Next Webinar on Sept. 19th
Public Health Impact of Statewide Anti-Bullying Legislation: A Look at Oregon and Iowa
Please attend the next webinar in a series exploring important topics in public health law.
Thursday, September 19 at 1 – 2 p.m. (ET)
- Kari Greene, M.P.H., Senior Research Analyst, Public Health Division, Oregon Health Authority
- Marizen Ramirez, Ph.D., M.P.H., Associate Professor, Injury Prevention Research Center, Department of Occupational and Environmental Health, The University of Iowa
- Aaron Ridings, Policy Research Consultant, Oregon Safe Schools and Communities Coalition and Q Center
- Penny Bisignano, MSEd, Educational Program Consultant for Bullying Prevention and intervention, Iowa Department of Education
- Barbara Pizacani, Ph.D., M.P.H., Senior Research Scientist, Multnomah County Health Department
Bullying can have profound and damaging effects on victims — the Centers for Disease Control and Prevention identifies bullying as a major public health concern. Since 1999, 49 states and the District of Columbia have passed some form of anti-bullying legislation to reduce bullying behaviors among youth. This webinar examines the anti-bullying laws in two states: Oregon and Iowa. These states’ laws are the focus of two Public Health Law Research studies investigating the extent to which school districts have adopted anti-bullying policies in response to these laws, and the impact these policies may have on reducing bullying in schools. This webinar will focus on policy development and adoption and implementation of the laws, and will include lessons learned from the field as well as recent research results.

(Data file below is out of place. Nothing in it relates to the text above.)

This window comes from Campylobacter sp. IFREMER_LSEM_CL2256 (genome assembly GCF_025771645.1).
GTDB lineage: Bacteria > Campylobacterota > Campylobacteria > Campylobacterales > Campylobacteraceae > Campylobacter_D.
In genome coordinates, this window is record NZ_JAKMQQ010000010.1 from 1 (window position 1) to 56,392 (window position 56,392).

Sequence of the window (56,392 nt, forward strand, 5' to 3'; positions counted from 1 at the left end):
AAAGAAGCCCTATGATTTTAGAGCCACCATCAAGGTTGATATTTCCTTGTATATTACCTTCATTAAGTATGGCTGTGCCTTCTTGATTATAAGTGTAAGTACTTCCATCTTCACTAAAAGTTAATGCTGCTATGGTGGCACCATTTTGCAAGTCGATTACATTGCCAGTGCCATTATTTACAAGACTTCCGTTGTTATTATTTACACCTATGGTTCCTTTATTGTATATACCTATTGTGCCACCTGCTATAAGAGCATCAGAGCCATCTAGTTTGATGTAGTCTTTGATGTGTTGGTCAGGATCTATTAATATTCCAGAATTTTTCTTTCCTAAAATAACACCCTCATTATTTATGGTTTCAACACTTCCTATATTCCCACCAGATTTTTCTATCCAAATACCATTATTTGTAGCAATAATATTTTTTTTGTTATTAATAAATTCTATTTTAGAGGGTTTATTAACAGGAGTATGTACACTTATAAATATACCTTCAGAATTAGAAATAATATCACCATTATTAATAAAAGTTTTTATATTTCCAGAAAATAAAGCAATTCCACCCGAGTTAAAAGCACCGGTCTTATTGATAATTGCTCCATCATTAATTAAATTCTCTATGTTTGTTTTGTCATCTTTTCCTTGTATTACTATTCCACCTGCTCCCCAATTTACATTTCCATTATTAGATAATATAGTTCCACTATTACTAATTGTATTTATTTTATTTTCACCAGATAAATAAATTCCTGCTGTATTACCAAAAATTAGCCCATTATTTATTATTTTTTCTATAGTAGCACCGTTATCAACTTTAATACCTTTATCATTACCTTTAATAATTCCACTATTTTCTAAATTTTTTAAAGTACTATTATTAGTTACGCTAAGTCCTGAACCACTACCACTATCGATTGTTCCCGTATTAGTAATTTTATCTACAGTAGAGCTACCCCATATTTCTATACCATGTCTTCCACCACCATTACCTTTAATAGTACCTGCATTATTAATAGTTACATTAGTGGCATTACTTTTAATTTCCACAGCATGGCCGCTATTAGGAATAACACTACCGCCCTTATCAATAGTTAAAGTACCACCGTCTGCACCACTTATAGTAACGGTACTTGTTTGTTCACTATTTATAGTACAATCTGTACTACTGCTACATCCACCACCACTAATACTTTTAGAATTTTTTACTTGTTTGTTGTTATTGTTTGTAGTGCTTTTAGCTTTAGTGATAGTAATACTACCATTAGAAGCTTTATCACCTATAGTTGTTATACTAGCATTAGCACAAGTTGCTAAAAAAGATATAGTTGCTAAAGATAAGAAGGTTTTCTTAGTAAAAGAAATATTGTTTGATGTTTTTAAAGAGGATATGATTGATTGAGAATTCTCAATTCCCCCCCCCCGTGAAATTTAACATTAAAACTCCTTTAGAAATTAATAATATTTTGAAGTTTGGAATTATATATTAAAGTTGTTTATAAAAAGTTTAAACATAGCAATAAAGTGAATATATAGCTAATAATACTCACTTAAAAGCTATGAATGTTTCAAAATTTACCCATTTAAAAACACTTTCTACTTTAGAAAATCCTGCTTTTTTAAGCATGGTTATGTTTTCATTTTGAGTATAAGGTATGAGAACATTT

You may qualify for CLE credit. ASLME is an approved provider of continuing legal education credits in several states. ASLME will also apply for CLE credits in other states upon request.
Each webinar is free and open to all interested parties. The Network for Public Health Law is hosting the September webinar. Register for this event here.
Series Is Presented in Partnership by: American Society of Law Medicine and Ethics (ASLME); Network for Public Health Law; and Public Health Law Research Program